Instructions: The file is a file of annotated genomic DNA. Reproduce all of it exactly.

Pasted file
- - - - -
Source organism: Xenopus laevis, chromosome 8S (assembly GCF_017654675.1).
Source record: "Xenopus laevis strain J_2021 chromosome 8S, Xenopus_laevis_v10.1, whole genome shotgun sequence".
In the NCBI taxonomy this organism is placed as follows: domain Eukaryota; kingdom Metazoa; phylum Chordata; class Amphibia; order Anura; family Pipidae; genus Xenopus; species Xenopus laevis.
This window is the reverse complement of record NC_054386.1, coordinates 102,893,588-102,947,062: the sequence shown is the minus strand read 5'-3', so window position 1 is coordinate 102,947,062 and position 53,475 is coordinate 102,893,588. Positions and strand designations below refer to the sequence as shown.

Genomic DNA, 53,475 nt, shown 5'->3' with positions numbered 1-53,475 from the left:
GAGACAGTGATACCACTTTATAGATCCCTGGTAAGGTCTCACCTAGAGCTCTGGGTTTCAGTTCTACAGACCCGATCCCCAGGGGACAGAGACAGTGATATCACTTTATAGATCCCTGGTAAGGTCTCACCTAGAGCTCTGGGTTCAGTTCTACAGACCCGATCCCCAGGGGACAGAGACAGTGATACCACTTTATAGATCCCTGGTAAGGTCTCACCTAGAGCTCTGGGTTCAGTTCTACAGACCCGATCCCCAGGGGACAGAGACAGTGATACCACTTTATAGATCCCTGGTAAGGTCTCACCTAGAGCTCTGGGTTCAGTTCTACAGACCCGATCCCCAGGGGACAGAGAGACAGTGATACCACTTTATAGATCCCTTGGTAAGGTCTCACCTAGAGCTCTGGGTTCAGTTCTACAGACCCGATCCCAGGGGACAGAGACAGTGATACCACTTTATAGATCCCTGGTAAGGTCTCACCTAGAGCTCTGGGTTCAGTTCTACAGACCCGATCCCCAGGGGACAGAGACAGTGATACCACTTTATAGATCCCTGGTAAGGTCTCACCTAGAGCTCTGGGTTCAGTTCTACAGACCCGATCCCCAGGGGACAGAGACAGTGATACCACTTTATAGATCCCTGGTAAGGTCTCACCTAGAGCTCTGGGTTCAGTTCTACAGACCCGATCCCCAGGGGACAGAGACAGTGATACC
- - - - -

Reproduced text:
Source organism: Xenopus laevis, chromosome 8S (assembly GCF_017654675.1).
Source record: "Xenopus laevis strain J_2021 chromosome 8S, Xenopus_laevis_v10.1, whole genome shotgun sequence".
In the NCBI taxonomy this organism is placed as follows: domain Eukaryota; kingdom Metazoa; phylum Chordata; class Amphibia; order Anura; family Pipidae; genus Xenopus; species Xenopus laevis.
This window is the reverse complement of record NC_054386.1, coordinates 102,893,588-102,947,062: the sequence shown is the minus strand read 5'-3', so window position 1 is coordinate 102,947,062 and position 53,475 is coordinate 102,893,588. Positions and strand designations below refer to the sequence as shown.

Genomic DNA, 53,475 nt, shown 5'->3' with positions numbered 1-53,475 from the left:
GAGACAGTGATACCACTTTATAGATCCCTGGTAAGGTCTCACCTAGAGCTCTGGGTTTCAGTTCTACAGACCCGATCCCCAGGGGACAGAGACAGTGATATCACTTTATAGATCCCTGGTAAGGTCTCACCTAGAGCTCTGGGTTCAGTTCTACAGACCCGATCCCCAGGGGACAGAGACAGTGATACCACTTTATAGATCCCTGGTAAGGTCTCACCTAGAGCTCTGGGTTCAGTTCTACAGACCCGATCCCCAGGGGACAGAGACAGTGATACCACTTTATAGATCCCTGGTAAGGTCTCACCTAGAGCTCTGGGTTCAGTTCTACAGACCCGATCCCCAGGGGACAGAGAGACAGTGATACCACTTTATAGATCCCTTGGTAAGGTCTCACCTAGAGCTCTGGGTTCAGTTCTACAGACCCGATCCCAGGGGACAGAGACAGTGATACCACTTTATAGATCCCTGGTAAGGTCTCACCTAGAGCTCTGGGTTCAGTTCTACAGACCCGATCCCCAGGGGACAGAGACAGTGATACCACTTTATAGATCCCTGGTAAGGTCTCACCTAGAGCTCTGGGTTCAGTTCTACAGACCCGATCCCCAGGGGACAGAGACAGTGATACCACTTTATAGATCCCTGGTAAGGTCTCACCTAGAGCTCTGGGTTCAGTTCTACAGACCCGATCCCCAGGGGACAGAGACAGTGATACC